They started off the second set with another annual tradition, having former member Neil Patrick Vance sit in on bass for the openers "For You" and "Leave The Woman". This prompted me to ask, "Why not ask Neil to play bass for the whole show?" Then I woke up and realized what a silly idea that was. The rest of the set was a mix between Timmy songs like "Collect" and "Stolen Song", and classic jam epics including a crazy seismic version of "Laugh On". That is, the rest of the Mile 8 portion of the set. After a delirious and manic version of "Elephlamingo", they took a deep breath and kicked off "Because", the opening number of the b-side of Abbey Road. Then they went into "You Never Give Me Your Money" and it became apparent that they were going to do the whole thing, and man, they nailed it. They rocked the rockers like "Mean Mr. Mustard" and "Polythene Pam", they crooned majestically on "Here Comes The Sun King" and "Golden Slumbers" and they ended the set with, well, "The End". What a great display of the talent of these guys. The people who were there went nuts and the poor saps that left early really missed something special.
The encore was just about as much fun for me as one person should be able to have. Although it was one of my favorite Mile 8 moments, it's all a blur to me, mostly because I was joining Bobby on the percussion. The songs consisted of my all time favorite "Chester Copperpot" and "Waste Away", both of which have really fun drum parts and took killer drum breaks. Man, what an awesome time. The energy in the second set and the encore was heads and shoulders above that in the first set, and the band proved that they still have that special thing we've all been diggin' on for the last decade, even if they only practice 4 times and play once a year. Each time they play, you get that feeling like, "this could be the last one", this night more than ever, but they still kill it and they never appear to stop having a blast. Randy and Caleb are still Batman and Robin on guitar, and Curt and Bobby are still Butch and Sundance on the drums. Timmy also deserves huge props for stepping up his vocals and adding truly original songs to the catalog. If there are any more shows, there's no telling what the roster will look like, but at this point, I'll take whatever I can get.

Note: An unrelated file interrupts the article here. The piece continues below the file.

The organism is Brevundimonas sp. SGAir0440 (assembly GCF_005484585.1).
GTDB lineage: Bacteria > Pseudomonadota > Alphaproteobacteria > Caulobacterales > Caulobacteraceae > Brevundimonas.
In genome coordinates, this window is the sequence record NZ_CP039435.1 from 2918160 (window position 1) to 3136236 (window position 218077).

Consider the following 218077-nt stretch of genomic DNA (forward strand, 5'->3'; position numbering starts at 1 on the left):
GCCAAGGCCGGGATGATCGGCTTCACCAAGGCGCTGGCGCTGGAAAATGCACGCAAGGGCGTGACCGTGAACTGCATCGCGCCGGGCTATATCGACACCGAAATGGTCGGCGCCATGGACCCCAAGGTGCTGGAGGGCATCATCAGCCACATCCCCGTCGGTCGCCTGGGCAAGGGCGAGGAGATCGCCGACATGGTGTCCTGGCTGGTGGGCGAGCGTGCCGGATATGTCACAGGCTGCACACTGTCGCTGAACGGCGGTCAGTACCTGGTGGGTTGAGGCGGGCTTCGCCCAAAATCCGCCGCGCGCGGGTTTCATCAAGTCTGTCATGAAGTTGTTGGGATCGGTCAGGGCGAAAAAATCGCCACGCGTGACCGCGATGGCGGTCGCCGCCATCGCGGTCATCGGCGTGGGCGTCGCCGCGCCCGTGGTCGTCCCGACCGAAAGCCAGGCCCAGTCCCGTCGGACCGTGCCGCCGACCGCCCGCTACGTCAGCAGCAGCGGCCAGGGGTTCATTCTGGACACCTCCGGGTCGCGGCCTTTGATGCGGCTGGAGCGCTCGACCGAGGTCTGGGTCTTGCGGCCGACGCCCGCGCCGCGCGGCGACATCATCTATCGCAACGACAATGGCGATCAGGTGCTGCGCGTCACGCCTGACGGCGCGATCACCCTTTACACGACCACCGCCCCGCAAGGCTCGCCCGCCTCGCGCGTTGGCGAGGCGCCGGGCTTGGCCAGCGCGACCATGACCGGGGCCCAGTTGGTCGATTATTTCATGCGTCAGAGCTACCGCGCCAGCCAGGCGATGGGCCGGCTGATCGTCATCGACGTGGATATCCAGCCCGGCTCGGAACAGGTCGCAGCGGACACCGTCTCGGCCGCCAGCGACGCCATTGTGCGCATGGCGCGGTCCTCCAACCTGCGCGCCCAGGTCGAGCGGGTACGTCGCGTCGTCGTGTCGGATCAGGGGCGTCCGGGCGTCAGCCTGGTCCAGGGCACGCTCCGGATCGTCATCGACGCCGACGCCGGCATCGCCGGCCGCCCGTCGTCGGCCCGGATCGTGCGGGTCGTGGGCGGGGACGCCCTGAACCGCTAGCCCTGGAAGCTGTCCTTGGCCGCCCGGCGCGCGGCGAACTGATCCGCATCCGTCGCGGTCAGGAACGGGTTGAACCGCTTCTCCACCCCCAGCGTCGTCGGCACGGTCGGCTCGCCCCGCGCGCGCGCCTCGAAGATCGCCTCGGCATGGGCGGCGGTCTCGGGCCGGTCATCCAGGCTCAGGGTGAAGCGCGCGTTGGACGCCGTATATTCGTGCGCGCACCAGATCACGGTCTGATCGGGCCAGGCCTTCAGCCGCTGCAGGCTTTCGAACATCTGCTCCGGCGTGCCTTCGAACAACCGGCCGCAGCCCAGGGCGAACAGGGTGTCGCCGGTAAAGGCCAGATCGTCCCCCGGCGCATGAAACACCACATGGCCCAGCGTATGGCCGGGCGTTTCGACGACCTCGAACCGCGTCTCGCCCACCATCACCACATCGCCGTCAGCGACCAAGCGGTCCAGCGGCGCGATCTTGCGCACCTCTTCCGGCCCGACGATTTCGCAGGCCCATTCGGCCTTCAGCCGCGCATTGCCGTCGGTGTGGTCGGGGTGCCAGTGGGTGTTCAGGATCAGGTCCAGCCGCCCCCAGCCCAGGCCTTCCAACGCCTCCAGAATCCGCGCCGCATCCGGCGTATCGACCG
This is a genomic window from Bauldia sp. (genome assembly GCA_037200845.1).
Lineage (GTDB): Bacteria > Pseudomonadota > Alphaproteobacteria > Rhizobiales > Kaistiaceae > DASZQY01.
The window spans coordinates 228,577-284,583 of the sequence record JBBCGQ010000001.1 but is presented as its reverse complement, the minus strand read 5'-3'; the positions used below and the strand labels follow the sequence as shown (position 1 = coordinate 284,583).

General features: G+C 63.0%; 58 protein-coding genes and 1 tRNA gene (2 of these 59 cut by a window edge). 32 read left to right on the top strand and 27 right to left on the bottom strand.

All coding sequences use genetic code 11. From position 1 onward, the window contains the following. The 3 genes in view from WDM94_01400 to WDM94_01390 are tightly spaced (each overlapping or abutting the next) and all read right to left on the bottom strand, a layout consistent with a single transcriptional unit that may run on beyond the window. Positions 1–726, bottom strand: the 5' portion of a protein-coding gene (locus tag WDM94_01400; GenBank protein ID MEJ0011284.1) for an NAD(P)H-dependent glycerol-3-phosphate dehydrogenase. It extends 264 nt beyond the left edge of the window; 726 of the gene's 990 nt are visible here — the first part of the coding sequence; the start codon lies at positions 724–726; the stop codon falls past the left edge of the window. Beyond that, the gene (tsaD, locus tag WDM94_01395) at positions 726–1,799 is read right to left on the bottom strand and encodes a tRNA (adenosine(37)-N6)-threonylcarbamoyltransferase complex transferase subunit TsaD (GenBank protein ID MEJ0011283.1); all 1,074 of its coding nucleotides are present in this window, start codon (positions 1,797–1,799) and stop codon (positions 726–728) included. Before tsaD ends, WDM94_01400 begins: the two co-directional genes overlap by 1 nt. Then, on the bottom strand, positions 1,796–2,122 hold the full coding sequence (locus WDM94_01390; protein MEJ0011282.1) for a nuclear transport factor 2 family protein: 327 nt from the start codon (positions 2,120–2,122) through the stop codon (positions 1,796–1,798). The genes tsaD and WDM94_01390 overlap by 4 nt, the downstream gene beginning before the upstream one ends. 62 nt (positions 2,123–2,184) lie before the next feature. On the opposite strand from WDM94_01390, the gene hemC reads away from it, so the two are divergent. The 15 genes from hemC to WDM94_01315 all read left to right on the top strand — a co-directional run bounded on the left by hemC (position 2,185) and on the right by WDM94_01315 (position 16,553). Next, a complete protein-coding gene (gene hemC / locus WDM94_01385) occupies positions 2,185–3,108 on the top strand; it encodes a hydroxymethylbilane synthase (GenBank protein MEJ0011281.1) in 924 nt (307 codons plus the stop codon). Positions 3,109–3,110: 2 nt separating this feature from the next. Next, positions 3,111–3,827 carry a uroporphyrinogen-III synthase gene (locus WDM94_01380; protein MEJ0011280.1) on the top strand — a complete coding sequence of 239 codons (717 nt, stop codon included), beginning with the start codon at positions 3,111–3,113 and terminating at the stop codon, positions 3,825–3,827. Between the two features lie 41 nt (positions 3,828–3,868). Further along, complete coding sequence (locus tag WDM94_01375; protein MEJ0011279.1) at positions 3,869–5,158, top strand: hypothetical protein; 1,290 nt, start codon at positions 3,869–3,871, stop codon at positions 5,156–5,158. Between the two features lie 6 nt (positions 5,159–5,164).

Sunday, November 21, 2010